Binance must put up a board compliance committee and an audit committee. The exchange will also have to operate a checklist of the nationalities of business entities to keep derivatives away from US customers.
Commissioner Caroline Pham, previously crypto’s best friend at the CFTC — remember that photo with Sam Bankman-Fried? — was very enthusiastic about this settlement. If we were cynical, we’d think she’d realized crypto wasn’t such a good post-CFTC job opportunity these days. [Statement of Caroline D. Pham; Statement of Caroline D. Pham]
OFAC is concerned by the extensive sanctions violations. FinCEN is also concerned by how Binance just ignored the BSA and acted as the cashier’s desk for ransomware operators and the darknet markets. FinCEN wasn’t happy with the child pornography either.
The DOJ has put compliance monitoring into place for three years. FinCEN and OFAC are requiring five years of compliance monitoring, starting 180 days from now.
Binance’s “compliance unit(s)” will have “sufficient authority and autonomy” and be adequately resourced in staff, expertise, and equipment to be effective in practice. That means a lot of compliance staff and expensive outside consultants and auditors.
An independent compliance monitor will be chosen by FinCEN and report back to FinCEN. A SAR lookback consultant will go through transactions since January 1, 2018, that should have had a suspicious activity report filed. There will also be an AML program consultant.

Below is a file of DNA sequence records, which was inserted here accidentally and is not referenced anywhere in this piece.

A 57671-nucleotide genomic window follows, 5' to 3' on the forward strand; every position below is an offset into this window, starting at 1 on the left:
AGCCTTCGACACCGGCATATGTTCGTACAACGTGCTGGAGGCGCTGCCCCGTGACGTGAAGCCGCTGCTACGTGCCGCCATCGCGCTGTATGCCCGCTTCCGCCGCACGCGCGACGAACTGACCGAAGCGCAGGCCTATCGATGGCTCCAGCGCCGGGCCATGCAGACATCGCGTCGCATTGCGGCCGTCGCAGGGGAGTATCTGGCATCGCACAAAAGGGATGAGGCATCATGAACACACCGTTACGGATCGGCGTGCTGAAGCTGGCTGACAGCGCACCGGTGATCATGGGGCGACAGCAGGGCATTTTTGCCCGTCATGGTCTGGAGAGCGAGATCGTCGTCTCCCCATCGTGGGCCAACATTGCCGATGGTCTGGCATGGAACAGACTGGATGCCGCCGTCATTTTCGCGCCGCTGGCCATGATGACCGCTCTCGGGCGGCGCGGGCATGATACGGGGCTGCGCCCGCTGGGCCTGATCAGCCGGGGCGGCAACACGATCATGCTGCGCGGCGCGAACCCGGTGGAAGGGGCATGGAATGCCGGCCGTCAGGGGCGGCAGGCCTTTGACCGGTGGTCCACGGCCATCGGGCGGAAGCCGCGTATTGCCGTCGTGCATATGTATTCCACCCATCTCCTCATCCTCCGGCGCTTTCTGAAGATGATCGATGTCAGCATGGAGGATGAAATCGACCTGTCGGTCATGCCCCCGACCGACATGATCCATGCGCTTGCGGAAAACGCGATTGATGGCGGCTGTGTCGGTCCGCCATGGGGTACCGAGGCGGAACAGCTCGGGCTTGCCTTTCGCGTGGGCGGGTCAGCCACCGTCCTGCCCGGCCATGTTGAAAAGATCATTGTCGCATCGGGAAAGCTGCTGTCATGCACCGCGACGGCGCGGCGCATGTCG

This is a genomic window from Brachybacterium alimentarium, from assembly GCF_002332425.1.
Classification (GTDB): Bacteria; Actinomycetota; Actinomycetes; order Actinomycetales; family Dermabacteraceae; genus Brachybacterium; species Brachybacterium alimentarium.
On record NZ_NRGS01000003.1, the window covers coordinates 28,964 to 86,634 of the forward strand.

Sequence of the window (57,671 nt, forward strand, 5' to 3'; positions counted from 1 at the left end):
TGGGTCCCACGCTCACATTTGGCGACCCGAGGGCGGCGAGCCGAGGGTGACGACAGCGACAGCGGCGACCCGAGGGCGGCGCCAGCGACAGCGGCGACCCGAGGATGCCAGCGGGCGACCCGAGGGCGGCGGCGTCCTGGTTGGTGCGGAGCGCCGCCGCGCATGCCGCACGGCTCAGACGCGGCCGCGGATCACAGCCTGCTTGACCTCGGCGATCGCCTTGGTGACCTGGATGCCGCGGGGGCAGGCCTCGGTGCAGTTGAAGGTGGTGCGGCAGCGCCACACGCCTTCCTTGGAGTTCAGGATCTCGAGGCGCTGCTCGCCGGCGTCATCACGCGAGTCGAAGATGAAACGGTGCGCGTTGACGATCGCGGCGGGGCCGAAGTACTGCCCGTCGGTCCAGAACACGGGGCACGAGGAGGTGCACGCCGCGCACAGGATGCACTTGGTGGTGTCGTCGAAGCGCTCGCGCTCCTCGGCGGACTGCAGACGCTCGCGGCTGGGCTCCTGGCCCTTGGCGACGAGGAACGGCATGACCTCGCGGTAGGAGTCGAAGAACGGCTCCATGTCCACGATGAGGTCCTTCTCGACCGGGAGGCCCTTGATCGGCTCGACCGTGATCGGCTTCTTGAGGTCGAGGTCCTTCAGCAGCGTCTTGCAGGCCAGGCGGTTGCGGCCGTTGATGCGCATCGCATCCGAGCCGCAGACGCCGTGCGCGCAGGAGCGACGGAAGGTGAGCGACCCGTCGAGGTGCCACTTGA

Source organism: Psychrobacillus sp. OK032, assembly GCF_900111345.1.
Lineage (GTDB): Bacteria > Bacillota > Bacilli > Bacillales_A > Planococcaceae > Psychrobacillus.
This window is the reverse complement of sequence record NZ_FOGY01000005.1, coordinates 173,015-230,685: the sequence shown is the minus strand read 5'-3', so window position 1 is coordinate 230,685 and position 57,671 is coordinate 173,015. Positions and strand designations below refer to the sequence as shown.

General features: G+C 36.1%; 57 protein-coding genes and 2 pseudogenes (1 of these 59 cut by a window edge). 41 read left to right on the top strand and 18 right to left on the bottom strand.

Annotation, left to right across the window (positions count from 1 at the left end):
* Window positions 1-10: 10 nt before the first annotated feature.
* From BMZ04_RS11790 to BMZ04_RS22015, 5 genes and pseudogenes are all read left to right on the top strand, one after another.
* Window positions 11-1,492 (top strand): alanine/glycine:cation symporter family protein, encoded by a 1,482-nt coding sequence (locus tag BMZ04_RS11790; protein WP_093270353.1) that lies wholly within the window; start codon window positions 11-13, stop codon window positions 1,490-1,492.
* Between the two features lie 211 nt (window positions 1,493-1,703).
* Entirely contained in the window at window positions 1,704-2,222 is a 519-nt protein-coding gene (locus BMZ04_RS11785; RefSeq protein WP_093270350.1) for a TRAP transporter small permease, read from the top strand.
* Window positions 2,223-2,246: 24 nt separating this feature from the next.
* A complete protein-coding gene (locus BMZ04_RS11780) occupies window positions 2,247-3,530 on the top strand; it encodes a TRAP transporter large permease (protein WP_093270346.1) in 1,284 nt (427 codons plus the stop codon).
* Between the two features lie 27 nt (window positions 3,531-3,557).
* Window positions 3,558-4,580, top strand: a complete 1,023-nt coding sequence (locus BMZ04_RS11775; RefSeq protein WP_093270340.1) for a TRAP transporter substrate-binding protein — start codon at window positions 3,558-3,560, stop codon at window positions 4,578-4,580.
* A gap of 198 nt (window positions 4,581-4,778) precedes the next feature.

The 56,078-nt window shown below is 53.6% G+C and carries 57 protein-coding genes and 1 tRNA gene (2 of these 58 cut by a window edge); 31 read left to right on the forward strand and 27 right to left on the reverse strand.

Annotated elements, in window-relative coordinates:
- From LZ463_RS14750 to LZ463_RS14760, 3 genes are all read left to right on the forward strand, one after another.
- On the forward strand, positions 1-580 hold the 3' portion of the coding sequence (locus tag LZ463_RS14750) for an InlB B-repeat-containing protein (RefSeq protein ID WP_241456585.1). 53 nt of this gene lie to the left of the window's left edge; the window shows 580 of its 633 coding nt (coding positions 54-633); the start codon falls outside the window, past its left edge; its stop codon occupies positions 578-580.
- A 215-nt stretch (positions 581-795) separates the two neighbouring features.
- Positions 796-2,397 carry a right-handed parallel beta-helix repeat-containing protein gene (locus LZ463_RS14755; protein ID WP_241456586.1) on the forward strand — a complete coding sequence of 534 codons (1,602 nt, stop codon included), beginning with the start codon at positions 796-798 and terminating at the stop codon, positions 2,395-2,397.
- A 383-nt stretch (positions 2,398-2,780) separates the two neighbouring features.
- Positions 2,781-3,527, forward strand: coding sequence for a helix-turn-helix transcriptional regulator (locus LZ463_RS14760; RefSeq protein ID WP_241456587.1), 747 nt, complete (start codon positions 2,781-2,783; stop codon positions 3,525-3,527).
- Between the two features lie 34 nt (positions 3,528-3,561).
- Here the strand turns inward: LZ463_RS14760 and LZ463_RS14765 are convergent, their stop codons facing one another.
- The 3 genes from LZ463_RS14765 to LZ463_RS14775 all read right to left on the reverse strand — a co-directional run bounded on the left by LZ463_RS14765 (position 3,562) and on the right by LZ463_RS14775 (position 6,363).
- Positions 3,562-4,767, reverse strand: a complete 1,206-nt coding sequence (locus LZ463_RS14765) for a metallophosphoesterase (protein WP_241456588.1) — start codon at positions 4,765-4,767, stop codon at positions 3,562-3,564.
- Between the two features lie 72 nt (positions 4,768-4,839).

FinCEN can remove the monitor early if things are going well, or extend their term by a year if not.
US entities must be removed from Binance within 90 days.
OFAC and FinCEN may ask Binance for any relevant information, or to interview any relevant staff, at any time.
FinCEN has put in place a $150 million suspended fine, which Binance will be required to pay within ten days if found in violation.
The CEO and senior management are required to promote a “culture of compliance” throughout Binance with “sufficiently strong, explicit, and visible support and commitment to Binance’s AML program.” All employees will undertake AML training. Just how Satoshi wanted it.